- Open Access
Childhood vaccination coverage in Australia: an equity perspective
BMC Public Health volume 21, Article number: 1337 (2021)
This study describes trends in social inequities in first dose measles-mumps-rubella (MMR1) vaccination coverage in Western Australia (WA) and New South Wales (NSW). Using probabilistically-linked administrative data for 1.2 million children born between 2002 and 2011, we compared levels and trends in MMR1 vaccination coverage measured at age 24 months by maternal country of birth, Aboriginal status, maternal age at delivery, socio-economic status, and remoteness in two states.
Vaccination coverage was 3–4% points lower among children of mothers who gave birth before the age of 20 years, mothers born overseas, mothers with an Aboriginal background, and parents with a low socio-economic status compared to children that did not belong to these social groups. In both states, between 2007 and 2011 there was a decline of 2.1% points in MMR1 vaccination coverage for children whose mothers were born overseas. In 2011, WA had lower coverage among the Aboriginal population (89.5%) and children of young mothers (89.3%) compared to NSW (92.2 and 92.1% respectively).
Despite overall high coverage of MMR1 vaccination, coverage inequalities increased especially for children of mothers born overseas. Strategic immunisation plans and policy interventions are important for equitable vaccination levels. Future policy should target children of mothers born overseas and Aboriginal children.
In Australia, childhood vaccination levels have increased substantially in the past few decades. Despite high overall vaccination coverage, pockets of under immunisation exist; with an increase in measles cases over the last 5 years . In both the media and the scientific literature, vaccine hesitancy has been the main focus when tackling this issue [2,3,4]. However, vaccine hesitancy is only part of the explanation. Recent studies from Australia  and Europe  have shown social inequities to be more important predictors of vaccination coverage levels. In particular the Australian study  showed that the majority of incompletely vaccinated infants did not belong to a family rejecting vaccines, but to parents who were experiencing socioeconomic barriers to immunisation.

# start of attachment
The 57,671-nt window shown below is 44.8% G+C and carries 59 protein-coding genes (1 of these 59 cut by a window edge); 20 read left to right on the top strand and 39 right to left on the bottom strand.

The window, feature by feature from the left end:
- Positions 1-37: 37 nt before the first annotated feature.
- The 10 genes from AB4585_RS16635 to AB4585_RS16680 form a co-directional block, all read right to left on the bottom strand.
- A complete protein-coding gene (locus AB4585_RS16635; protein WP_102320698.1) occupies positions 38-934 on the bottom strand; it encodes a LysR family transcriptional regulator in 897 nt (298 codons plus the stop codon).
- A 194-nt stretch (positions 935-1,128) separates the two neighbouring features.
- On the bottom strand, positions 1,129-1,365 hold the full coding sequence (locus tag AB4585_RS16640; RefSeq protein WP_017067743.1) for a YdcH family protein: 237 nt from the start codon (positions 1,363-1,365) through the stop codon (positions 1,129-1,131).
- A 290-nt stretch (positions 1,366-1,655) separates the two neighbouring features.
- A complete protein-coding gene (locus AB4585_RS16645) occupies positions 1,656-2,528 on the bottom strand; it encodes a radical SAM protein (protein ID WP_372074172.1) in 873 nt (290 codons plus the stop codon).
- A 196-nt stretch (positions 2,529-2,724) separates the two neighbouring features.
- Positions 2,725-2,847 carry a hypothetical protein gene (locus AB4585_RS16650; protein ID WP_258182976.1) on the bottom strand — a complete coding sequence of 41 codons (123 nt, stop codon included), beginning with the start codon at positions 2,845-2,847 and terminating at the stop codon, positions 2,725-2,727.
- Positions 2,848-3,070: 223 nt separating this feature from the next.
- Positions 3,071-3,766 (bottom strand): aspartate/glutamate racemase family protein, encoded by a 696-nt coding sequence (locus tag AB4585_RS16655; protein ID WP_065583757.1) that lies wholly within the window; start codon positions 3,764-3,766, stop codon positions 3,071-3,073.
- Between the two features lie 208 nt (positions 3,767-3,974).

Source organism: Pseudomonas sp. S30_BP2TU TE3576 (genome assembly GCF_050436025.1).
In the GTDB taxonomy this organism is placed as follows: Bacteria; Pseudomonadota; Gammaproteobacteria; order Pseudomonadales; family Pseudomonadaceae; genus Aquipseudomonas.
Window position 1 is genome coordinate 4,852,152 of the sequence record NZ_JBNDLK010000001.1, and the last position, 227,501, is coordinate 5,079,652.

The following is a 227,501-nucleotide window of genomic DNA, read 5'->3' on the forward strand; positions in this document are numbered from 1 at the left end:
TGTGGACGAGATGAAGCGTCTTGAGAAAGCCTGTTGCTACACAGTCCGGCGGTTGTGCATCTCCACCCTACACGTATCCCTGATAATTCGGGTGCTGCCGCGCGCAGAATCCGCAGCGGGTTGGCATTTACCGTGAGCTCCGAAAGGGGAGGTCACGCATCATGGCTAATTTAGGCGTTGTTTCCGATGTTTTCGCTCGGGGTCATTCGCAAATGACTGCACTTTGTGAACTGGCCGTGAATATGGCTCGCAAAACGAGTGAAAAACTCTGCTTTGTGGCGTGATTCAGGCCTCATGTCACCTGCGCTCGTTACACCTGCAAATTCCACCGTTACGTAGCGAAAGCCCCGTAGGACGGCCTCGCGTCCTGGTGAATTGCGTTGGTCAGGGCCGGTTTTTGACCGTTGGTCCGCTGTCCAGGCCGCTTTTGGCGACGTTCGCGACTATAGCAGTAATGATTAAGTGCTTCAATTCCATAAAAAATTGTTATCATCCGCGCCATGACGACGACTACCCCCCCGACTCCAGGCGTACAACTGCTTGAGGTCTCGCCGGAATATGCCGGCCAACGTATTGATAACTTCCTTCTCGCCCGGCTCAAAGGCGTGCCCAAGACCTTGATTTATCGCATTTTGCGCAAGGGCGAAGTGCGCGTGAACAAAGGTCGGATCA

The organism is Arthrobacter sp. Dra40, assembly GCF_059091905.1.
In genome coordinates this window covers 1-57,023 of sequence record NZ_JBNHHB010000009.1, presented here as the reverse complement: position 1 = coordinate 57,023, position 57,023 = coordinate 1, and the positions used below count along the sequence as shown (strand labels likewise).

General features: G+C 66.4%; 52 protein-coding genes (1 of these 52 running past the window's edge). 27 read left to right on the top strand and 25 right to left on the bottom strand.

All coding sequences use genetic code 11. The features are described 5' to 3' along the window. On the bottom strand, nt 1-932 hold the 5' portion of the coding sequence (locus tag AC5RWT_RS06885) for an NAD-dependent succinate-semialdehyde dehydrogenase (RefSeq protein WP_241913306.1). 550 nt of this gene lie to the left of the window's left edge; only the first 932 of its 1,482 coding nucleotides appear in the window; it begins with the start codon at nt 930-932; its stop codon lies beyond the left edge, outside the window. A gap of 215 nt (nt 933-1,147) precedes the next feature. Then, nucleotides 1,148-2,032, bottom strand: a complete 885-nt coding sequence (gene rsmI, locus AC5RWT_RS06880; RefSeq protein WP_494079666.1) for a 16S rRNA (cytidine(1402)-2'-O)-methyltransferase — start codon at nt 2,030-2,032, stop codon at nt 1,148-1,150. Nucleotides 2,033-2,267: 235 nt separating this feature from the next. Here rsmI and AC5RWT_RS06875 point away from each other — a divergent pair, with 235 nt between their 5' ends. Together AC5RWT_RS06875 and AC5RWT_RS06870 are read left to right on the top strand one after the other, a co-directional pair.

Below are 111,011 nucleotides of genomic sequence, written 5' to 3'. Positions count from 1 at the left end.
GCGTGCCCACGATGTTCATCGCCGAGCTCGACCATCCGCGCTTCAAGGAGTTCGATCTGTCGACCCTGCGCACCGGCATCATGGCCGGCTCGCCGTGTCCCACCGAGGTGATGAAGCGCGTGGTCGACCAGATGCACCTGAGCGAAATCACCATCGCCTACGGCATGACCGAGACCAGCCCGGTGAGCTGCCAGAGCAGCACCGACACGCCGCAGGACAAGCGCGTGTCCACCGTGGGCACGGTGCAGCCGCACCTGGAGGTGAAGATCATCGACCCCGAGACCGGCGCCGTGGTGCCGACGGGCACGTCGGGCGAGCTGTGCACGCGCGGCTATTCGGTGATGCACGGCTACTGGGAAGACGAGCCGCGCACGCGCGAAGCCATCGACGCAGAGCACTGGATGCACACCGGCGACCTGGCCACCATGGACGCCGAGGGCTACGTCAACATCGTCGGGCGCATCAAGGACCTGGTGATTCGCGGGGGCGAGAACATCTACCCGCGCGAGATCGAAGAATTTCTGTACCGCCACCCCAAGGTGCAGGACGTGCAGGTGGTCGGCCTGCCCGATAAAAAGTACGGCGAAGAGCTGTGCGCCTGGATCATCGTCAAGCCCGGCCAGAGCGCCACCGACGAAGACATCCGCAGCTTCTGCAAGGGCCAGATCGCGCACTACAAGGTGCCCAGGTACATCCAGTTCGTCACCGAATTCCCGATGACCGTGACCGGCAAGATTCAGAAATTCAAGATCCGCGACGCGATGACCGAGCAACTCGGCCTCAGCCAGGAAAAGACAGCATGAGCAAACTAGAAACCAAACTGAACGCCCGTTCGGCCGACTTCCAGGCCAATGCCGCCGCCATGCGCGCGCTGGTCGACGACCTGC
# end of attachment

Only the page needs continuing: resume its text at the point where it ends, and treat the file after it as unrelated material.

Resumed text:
Pockets of under-immunised groups are a serious threat to controlling the spread of vaccine preventable diseases such as measles. Outbreaks of measles have been reported in the past decade in many countries among groups of non-immunised individuals from certain ethnic groups  and children of parents with certain religious beliefs [8, 9]. Measles among the under-immunised groups can put vulnerable children, such as infants that are too young for measles vaccination and individuals with immune deficiencies, at risk. Studying the social distribution of vaccination coverage is therefore crucial in identifying these pockets of under immunised groups and preventing future outbreaks.
As stated in the UN’s Sustainable Development Goals (SDGs), the issue of under immunisation is not only about differential impact of disease on vulnerable children, but also about the crucial goal of no child being left behind . This requires identifying current social inequalities in vaccination coverage and assessing possible macro-level factors that could be playing a role in the observed patterns, such as the structure and organisation of healthcare services, vaccination policies, strategic immunisation plans, and the funding of vaccination programmes .
Even in countries with universal free vaccination programs, there is inequitable vaccination coverage . In Australia, all childhood vaccinations that are part of the National Immunisation Program (NIP) are free-of-charge , including the first dose of measles vaccination since 1975 . Despite this, between 2002 and 2013 (the period of interest to this study), several national reports have shown the Aboriginal population to have lower levels of measles-mumps-rubella (MMR) vaccination coverage when compared to the national average . Furthermore, several studies have analysed other socio-economic factors and found them to be of importance for vaccination coverage [5, 16, 17]. However, there is still a gap in knowledge regarding the size and trends in social differences for MMR vaccination coverage with respect to other factors and whether there are regional differences.
The World Health Organization (WHO) recommends that countries seeking to eliminate measles should achieve at least 95% coverage of both doses of MMR . The Australian NIP schedule recommends the first dose of MMR vaccination (MMR1) be received at 12 months of age . This study assesses trends in MMR1 vaccination coverage according to various socio-demographic factors among children born between 2002 and 2011 in two Australian states: Western Australia (WA) and New South Wales (NSW). The socio-demographic context and composition, and to some degree the vaccination policies, healthcare structures, and strategic immunisation plans, differ between these two states which suggest a useful state level comparative approach. While previous studies typically focus on immediate factors such as parental attitudes and behaviours [19, 20], this study contributes to the literature by focusing on structural and organisational factors in relation to social inequities in vaccination coverage.